• In-class worksheets: You are free to discuss all aspects of in-class worksheets with your other classmates, the teaching assistants and the professor during the class. You can work in a group and write down the solution that you obtained as a group. If you work on the worksheet outside of class (e.g., due to an absence), then it must be entirely your individual effort, without discussion with any other students.  If you use any material from external sources, you must provide proper attribution.
  • Weekly lab assignments: You are free to discuss all aspects of lab assignments with your other classmates, the teaching assistants and the professor during the lab.  However, all code and reports that you submit are expected to be the result of your individual effort. If you work on the lab outside of class (e.g., due to an absence), then it must be entirely your individual effort, without discussion with any other students.  If you use any material from external sources, you must provide proper attribution (as shown here).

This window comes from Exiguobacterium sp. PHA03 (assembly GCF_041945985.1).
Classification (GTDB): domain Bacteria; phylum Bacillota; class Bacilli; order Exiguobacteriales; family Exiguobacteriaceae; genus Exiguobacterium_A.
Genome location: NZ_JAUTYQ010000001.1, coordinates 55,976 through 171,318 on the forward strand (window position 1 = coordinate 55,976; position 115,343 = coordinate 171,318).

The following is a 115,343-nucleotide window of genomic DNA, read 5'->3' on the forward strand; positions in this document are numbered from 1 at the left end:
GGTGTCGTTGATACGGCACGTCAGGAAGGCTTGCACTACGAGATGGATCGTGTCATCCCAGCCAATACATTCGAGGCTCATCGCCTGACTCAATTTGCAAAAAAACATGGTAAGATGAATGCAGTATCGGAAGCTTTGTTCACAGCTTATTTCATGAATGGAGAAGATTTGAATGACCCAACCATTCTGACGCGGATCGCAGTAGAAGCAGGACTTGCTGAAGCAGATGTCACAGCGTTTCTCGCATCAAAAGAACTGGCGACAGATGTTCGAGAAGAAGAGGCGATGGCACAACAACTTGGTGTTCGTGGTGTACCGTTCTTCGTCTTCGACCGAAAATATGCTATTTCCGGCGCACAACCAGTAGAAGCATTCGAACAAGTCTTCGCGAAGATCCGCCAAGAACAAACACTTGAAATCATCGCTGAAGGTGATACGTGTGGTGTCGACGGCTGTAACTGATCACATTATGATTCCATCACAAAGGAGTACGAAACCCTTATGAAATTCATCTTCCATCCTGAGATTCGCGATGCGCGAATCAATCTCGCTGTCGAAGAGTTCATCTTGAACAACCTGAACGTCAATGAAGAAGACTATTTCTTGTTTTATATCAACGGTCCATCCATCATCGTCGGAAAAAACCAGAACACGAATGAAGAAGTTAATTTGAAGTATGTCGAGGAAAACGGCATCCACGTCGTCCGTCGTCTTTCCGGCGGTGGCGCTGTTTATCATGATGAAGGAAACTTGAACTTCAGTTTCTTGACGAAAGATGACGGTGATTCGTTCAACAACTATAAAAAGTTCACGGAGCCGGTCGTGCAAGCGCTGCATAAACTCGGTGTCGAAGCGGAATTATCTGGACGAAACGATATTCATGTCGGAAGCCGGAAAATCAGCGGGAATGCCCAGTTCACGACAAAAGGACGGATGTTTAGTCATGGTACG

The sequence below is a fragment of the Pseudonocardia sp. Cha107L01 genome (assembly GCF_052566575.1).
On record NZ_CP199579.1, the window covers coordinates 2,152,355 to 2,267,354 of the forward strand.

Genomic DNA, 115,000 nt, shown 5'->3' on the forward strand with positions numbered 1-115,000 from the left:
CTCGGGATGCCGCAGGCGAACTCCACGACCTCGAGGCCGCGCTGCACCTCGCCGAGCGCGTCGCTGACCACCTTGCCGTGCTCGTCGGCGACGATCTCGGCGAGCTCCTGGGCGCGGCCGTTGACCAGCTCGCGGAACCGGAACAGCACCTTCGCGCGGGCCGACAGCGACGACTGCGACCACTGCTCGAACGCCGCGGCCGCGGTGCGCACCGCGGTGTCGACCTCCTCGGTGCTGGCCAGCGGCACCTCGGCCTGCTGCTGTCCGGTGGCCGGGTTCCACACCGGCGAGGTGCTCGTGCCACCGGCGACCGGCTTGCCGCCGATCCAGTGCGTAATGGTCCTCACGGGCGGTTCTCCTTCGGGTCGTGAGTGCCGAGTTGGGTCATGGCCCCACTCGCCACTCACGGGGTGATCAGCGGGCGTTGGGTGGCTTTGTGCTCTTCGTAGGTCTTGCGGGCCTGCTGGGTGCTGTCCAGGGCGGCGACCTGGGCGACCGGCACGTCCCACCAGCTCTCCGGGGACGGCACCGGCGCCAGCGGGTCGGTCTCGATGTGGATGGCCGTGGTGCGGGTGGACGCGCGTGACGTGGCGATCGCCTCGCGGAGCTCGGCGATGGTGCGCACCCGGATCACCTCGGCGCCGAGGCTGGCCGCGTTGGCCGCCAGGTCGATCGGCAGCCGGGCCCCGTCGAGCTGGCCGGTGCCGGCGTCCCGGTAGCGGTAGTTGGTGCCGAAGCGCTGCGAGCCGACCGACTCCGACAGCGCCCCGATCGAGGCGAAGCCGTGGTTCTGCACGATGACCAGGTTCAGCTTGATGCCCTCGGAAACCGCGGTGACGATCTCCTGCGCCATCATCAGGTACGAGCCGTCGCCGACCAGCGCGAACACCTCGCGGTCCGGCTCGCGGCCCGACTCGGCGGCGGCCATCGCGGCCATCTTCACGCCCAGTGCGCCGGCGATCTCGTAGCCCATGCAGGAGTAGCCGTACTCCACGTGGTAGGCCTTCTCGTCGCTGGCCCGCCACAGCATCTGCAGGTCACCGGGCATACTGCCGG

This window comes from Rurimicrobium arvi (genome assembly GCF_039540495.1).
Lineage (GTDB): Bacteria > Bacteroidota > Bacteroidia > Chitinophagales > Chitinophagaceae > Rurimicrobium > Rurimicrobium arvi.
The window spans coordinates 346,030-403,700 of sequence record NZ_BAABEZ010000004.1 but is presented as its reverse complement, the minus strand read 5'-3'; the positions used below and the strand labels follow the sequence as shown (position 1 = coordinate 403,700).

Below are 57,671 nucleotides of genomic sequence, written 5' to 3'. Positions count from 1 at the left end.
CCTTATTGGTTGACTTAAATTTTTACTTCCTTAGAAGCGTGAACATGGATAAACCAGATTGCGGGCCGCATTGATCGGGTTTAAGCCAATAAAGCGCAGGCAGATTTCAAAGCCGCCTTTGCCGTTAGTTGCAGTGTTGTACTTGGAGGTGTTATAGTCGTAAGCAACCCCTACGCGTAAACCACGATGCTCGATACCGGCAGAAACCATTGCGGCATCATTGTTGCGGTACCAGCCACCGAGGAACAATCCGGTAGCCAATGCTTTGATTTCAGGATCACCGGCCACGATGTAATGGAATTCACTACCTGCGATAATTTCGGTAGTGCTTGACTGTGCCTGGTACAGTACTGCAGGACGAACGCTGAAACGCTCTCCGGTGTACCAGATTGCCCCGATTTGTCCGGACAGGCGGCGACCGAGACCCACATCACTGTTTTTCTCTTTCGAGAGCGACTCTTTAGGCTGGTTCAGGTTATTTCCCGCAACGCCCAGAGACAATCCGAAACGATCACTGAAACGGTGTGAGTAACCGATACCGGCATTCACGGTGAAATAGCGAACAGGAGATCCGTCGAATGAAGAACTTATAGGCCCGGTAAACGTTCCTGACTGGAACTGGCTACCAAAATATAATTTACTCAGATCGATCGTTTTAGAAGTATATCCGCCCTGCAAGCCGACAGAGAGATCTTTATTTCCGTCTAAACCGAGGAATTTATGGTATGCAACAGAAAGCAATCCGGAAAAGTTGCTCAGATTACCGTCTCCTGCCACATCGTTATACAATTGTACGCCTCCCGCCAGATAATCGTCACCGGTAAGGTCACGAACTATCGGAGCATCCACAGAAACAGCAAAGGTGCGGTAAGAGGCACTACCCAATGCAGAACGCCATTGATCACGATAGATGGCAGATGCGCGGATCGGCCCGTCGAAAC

• HomeworksHomework: All submitted homeworks are homework is expected to be the result of your individual effort. You are free to discuss course material and approaches to problems with your other classmates, the teaching assistants and the professor, but you should never misrepresent someone else’s work as your own. If you use any material from external sources, you must provide proper attribution.
  • Quizzes: Each online quiz will be an open-notes individual test.  The student may consult their course materials and notes when taking the quizzes, but may not consult any other external sources.
  • Exams: Each exam will be a closedopen-book, closedopen-notes, and closedopen-computer individual written test, which must be completed within a specified time limit.  No class notes or external materials may be consulted when taking the exams.

...